Last year was beyond tough for all of us. But even in the most difficult times, people like you raised their voice — along with tens of thousands of others — to create change for the better in 2020 for people with mental health conditions and their families.
And you are part of that movement. When you talk to others about things like the impact of the COVID-19 pandemic on mental health or the need for 9-8-8 as a nationwide hotline for mental health crises and suicide prevention, it makes a difference. Thank you.
We know we have work to do in 2021 with so many people still hurting — and we need your help to do it. Below you will see what can be accomplished when we stand united and when we make our collective voice heard. Make YOUR voice heard in 2021.
While most in-person NAMI Savannah support group meetings are cancelled, groups are meeting virtually by remote connection if you are interested https://namiga.org/support-groups/.
*NAMI Savannah Connections Support Group will resume in-person meetings Tentatively Starting In February * Stay tuned for the official start date.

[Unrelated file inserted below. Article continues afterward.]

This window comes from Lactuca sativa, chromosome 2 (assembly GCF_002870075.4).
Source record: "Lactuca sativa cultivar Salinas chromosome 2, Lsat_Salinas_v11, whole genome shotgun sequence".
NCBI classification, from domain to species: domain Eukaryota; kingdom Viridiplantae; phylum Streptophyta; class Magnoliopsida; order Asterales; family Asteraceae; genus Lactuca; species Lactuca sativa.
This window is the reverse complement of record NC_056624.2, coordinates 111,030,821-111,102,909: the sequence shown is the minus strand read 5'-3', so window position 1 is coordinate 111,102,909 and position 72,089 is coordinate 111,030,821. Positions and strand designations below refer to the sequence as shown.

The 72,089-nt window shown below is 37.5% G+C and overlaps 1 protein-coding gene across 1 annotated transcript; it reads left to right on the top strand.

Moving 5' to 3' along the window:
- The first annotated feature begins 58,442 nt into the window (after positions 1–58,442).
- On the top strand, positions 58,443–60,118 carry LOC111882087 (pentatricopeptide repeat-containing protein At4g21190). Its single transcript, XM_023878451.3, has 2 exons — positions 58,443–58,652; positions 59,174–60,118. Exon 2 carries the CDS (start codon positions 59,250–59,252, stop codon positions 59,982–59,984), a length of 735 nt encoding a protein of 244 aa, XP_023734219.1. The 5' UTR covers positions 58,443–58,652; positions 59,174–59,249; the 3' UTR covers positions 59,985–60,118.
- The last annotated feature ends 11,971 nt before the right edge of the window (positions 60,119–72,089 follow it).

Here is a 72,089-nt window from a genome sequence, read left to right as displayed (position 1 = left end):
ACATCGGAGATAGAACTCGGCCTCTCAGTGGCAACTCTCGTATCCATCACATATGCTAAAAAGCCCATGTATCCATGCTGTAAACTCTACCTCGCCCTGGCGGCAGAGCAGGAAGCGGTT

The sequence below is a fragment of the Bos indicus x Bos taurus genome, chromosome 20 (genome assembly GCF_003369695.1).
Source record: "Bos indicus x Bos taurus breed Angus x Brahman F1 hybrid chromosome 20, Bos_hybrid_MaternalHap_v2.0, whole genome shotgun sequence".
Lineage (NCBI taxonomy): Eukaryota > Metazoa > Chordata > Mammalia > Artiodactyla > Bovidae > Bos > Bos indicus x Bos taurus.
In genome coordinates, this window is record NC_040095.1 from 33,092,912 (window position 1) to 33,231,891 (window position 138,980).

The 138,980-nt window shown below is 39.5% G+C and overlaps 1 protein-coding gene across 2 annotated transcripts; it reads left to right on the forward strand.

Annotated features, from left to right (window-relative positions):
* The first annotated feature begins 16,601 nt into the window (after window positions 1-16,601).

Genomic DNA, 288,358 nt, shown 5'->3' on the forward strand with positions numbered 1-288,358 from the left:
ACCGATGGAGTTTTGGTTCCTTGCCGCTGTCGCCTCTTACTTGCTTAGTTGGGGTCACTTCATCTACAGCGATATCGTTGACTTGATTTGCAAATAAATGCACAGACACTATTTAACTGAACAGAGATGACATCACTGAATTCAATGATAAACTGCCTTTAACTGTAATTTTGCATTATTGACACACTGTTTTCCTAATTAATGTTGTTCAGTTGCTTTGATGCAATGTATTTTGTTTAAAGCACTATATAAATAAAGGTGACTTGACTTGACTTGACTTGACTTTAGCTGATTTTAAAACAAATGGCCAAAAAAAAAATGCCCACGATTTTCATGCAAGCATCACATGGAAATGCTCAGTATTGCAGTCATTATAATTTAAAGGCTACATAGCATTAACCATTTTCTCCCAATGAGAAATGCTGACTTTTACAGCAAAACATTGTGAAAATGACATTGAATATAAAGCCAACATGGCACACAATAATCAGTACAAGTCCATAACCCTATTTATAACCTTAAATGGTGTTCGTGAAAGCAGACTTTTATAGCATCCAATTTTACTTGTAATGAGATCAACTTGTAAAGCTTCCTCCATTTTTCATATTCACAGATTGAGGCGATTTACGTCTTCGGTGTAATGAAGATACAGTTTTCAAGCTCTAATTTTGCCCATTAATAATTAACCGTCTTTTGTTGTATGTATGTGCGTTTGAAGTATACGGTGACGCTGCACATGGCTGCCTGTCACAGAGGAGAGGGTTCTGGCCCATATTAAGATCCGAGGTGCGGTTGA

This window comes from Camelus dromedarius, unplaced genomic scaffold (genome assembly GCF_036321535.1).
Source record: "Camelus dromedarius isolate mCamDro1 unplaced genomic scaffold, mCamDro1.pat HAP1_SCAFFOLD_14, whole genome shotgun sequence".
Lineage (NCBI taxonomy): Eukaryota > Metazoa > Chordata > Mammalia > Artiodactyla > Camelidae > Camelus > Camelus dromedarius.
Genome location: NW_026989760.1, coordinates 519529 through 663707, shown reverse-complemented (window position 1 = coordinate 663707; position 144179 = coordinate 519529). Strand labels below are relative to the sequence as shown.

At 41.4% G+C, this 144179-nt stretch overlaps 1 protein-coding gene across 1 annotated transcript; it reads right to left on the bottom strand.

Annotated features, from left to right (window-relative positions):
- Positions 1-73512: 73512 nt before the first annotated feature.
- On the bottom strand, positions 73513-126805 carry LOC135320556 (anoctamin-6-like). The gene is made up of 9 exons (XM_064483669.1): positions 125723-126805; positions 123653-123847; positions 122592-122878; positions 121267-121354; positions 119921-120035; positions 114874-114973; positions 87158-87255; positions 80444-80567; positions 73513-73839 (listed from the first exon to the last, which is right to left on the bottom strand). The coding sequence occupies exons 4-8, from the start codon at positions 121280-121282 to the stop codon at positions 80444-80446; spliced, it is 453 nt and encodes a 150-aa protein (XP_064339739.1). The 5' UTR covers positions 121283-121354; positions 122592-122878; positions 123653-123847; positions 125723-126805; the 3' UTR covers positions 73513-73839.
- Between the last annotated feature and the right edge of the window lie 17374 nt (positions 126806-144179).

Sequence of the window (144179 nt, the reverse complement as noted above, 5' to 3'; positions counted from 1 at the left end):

See our Support Group page for location details.
Tips to cope with stress during COVID-19
- PAUSE Notice how you feel
- TAKE BREAKS from COVID-19 content
- MAKE TIME to sleep and exercise
- REACH OUT and stay connected
- SEEK HELP if overwhelmed or unsafe
NAMI Savannah serves Chatham County, Effingham County, Bryan County, Liberty County, and beyond.
NAMI Savannah is one of over 1,500 affiliates in communities across the country made up of individuals living with a mental illness and their families and friends. We are a grassroots, self-help, support, education and advocacy organization dedicated to improving the lives of all those affected by serious mental illness. Our mission is to eradicate the stigma associated with these illnesses and to promote research into the causes of and treatments for mental illness. We offer an array of free educational and support programs for individuals and their families.
We’ve been there, we understand and we can help!
Mental Illness can affect persons of any age, race, religion or socioeconomic status.
One in five American adults lives with mental illness. Individuals both diagnosed and undiagnosed with mental illness are those around us – our neighbors, our friends, family and co-workers. Four million children and adolescents in this country suffer from a serious mental disorder that causes significant functional impairments at home, at school and with peers.
Mental health disorders account for more disability that any other illness, including cancer and heart disease reports the Centers for Disease Control and Prevention (CDC).